Kimberly Hamlin

Kimberly HamlinLast May, I received an email that changed the scope of my graduate studies, expanded professional aspirations, and enriched my life. This email invited graduate students to apply for a Woodrow Wilson Fellowship to work with Professor Martha Norkunas on the Austin Women's Commemorative Project, under the auspices of UT's Intellectual Entrepreneurship Program. I had just completed my first year of graduate school in American Studies and, while I very much enjoyed my classes, was feeling disconnected from the community and wondering how I might connect my intellectual interests in American women's history with my personal and professional interests in community service and involvement. And, eureka, this email appeared.

Working on the Austin Women's Commemorative Project (AWCP) has been, and continues to be, the highlight of my graduate career. For starters, it has provided an ideal opportunity for me to put what I have learned in the classroom into practice in the community. At UT, I have taken several courses on public history and women's history and explored questions such as: How do communities use history? How can historians use their skills to enrich their communities? And how can we incorporate women's history into standard history and honor women's contributions on the landscape? While my courses and readings prepared me for the AWCP, my work on the AWCP has helped me formulate answers to these questions in ways that no class ever could.

The goal of the AWCP is two-fold: to erect a permanent monument in Austin to women who have made a significant contribution to positive social change in the community (there are currently no monuments in Austin honoring women) and to construct a women's history trail and accompanying educational materials. We have researched over a hundred potential honorees and assembled a group of Austin leaders from various communities and disciplines to help us as we move forward. Along the way, I have learned that the process is nearly as important as the outcome. I have met local and national women's historians and activists, joined the National Council on Public History, become involved in the Austin women's community, and begun working on a documentary about a group of Texas women with a colleague I met through the AWCP. Making a documentary has been a lifelong dream of mine, and I am hoping that my research on these women will turn into my dissertation.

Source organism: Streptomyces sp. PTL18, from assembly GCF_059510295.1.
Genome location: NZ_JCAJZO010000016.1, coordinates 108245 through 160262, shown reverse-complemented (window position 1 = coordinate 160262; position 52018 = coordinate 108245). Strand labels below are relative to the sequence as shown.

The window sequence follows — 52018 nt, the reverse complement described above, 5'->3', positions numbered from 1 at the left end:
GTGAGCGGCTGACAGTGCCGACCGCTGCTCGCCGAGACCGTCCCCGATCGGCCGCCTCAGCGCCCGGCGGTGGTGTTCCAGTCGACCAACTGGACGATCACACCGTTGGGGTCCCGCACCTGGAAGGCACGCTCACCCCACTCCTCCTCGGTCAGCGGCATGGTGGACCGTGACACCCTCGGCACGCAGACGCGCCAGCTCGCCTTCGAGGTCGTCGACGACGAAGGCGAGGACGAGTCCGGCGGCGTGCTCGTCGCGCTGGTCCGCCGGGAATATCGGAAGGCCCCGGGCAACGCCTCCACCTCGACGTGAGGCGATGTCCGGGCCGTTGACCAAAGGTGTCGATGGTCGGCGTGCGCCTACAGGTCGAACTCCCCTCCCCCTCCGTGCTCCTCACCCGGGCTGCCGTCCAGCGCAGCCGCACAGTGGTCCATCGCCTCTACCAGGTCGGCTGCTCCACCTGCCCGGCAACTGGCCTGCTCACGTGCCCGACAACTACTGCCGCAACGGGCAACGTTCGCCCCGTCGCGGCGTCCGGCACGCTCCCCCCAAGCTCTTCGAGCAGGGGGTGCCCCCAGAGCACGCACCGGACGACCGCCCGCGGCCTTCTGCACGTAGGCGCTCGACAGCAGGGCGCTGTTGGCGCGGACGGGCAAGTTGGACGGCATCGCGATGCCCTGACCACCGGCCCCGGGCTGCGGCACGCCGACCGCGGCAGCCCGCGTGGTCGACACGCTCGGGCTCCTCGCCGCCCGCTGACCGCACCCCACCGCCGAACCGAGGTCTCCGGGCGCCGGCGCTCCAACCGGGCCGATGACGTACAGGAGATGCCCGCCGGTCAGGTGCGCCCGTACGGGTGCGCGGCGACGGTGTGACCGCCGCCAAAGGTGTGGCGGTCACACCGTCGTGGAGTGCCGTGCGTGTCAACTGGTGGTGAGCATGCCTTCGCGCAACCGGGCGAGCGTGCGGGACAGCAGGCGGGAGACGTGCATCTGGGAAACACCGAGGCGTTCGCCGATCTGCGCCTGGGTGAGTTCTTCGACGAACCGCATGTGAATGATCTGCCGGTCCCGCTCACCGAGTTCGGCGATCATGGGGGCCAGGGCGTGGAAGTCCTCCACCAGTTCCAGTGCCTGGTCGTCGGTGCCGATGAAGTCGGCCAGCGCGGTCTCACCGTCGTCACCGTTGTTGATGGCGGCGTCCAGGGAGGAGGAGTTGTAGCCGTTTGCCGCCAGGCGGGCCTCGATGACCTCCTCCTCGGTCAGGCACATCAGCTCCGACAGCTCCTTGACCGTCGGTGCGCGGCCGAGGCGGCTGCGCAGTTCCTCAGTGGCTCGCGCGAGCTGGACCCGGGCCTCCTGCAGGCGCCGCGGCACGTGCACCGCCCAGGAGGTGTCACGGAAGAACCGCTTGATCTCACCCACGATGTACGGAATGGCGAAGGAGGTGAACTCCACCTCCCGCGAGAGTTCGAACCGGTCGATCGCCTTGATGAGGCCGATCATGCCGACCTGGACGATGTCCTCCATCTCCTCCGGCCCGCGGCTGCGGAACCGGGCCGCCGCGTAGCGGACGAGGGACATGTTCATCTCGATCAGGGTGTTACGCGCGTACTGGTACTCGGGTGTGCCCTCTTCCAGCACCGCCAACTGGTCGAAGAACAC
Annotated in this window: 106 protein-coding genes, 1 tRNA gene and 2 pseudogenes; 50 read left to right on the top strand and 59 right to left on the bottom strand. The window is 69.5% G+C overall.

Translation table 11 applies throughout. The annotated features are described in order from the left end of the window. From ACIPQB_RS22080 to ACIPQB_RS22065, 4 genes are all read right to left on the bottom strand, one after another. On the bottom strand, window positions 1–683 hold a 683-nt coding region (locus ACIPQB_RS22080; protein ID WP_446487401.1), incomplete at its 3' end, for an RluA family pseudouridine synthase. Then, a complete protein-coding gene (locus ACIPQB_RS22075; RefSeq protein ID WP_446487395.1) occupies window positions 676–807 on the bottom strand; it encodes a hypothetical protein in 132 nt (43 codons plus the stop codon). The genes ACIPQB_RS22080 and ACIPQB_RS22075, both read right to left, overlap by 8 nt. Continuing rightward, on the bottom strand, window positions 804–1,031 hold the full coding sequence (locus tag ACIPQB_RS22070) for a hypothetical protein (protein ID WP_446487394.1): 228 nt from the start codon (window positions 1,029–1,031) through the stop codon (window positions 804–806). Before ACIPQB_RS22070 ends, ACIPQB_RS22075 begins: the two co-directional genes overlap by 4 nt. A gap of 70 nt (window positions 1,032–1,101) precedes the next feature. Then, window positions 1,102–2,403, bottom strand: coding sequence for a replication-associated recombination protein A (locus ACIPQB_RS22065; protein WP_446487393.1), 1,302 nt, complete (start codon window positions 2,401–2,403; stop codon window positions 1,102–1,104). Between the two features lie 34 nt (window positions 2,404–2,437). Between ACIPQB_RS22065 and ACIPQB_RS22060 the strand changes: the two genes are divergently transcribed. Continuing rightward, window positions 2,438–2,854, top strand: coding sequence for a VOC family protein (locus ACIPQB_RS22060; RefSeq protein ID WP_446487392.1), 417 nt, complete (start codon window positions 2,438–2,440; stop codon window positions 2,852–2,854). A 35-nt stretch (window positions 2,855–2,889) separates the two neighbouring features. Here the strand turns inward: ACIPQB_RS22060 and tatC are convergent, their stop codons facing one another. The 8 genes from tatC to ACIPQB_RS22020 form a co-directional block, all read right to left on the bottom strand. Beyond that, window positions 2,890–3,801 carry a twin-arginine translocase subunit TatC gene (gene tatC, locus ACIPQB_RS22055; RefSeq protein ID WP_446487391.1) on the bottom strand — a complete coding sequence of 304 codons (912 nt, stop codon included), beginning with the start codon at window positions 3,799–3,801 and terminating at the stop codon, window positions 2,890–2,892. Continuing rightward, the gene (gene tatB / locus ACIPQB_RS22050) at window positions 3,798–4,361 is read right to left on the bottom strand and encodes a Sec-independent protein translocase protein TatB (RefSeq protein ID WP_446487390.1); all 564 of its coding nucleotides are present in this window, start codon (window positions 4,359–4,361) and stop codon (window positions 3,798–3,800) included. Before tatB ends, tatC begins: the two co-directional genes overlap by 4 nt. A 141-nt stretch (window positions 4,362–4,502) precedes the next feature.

Our project has also forged important cross-disciplinary links between students and faculty here at UT and provided a bridge between UT and the greater Austin community. We hosted a planning conference last fall that brought together Austin artists, historians, and activists with those of us involved with the AWCP at UT. Variations of this original group have continued to get together throughout the year to work on the AWCP as well as to discuss other projects. Working on the AWCP has provided those of us affiliated with UT with a vital vehicle for outreach in the Austin community, an important support network, and a way to share our research with the entire city. For me, the AWCP and the support I have received from Professor Norkunas and from the Intellectual Entrepreneurship Program has enabled me to restructure my graduate education in a way that is most meaningful to me, provided me with the opportunity to apply my classroom learning to an actual community project, introduced me to an amazing network of women and mentors, and expanded my notions of what it is possible to do with a graduate degree in American Studies.